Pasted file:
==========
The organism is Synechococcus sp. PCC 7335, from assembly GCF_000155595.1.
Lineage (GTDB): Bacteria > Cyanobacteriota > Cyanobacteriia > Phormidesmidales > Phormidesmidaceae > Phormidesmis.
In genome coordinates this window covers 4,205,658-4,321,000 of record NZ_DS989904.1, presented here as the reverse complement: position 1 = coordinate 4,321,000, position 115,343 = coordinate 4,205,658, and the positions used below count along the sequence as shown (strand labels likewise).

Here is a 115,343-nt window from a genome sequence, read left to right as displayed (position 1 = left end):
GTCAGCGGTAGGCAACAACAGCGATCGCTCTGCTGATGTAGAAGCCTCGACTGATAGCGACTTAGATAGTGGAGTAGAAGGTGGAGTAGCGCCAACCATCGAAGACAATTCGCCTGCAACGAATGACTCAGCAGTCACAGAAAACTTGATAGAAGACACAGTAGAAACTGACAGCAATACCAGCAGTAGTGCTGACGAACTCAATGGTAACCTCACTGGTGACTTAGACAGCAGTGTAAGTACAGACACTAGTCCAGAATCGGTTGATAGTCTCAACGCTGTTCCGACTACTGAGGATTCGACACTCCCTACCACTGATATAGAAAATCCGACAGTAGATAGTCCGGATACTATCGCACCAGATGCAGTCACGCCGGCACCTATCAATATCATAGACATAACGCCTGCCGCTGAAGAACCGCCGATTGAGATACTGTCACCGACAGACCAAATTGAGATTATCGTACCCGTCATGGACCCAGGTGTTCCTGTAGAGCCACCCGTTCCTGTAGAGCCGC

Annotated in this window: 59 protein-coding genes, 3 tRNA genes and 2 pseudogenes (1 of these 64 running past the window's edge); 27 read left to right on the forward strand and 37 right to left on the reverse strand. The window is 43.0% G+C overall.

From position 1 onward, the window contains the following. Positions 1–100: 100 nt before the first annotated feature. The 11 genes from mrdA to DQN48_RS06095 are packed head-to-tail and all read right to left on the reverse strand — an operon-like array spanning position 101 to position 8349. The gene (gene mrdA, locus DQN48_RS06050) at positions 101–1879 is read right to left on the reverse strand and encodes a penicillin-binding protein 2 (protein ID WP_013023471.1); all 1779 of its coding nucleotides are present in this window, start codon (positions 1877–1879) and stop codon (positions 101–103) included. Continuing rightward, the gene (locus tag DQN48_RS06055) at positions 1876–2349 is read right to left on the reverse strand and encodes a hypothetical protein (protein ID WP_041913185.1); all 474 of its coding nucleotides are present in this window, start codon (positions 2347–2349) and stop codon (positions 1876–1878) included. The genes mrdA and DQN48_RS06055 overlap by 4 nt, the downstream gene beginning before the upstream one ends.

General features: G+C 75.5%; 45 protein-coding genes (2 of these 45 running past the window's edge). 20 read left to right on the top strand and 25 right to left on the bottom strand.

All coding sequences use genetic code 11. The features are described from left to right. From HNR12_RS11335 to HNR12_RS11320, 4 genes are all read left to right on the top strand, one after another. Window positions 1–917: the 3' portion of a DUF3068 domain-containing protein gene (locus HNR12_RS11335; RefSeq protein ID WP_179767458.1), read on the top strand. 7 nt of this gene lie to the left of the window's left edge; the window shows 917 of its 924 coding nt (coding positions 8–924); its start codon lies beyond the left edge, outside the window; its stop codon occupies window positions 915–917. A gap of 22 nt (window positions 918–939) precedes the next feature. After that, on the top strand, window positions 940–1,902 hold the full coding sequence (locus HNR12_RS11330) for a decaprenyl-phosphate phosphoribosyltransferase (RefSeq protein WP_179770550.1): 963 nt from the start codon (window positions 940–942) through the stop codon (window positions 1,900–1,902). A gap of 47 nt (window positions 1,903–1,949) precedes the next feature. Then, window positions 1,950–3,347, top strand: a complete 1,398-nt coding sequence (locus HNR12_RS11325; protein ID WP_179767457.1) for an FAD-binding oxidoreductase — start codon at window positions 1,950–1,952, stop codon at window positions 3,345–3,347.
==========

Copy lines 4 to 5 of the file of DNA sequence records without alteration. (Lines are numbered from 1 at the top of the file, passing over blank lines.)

Here is a 115,343-nt window from a genome sequence, read left to right as displayed (position 1 = left end):
GTCAGCGGTAGGCAACAACAGCGATCGCTCTGCTGATGTAGAAGCCTCGACTGATAGCGACTTAGATAGTGGAGTAGAAGGTGGAGTAGCGCCAACCATCGAAGACAATTCGCCTGCAACGAATGACTCAGCAGTCACAGAAAACTTGATAGAAGACACAGTAGAAACTGACAGCAATACCAGCAGTAGTGCTGACGAACTCAATGGTAACCTCACTGGTGACTTAGACAGCAGTGTAAGTACAGACACTAGTCCAGAATCGGTTGATAGTCTCAACGCTGTTCCGACTACTGAGGATTCGACACTCCCTACCACTGATATAGAAAATCCGACAGTAGATAGTCCGGATACTATCGCACCAGATGCAGTCACGCCGGCACCTATCAATATCATAGACATAACGCCTGCCGCTGAAGAACCGCCGATTGAGATACTGTCACCGACAGACCAAATTGAGATTATCGTACCCGTCATGGACCCAGGTGTTCCTGTAGAGCCACCCGTTCCTGTAGAGCCGC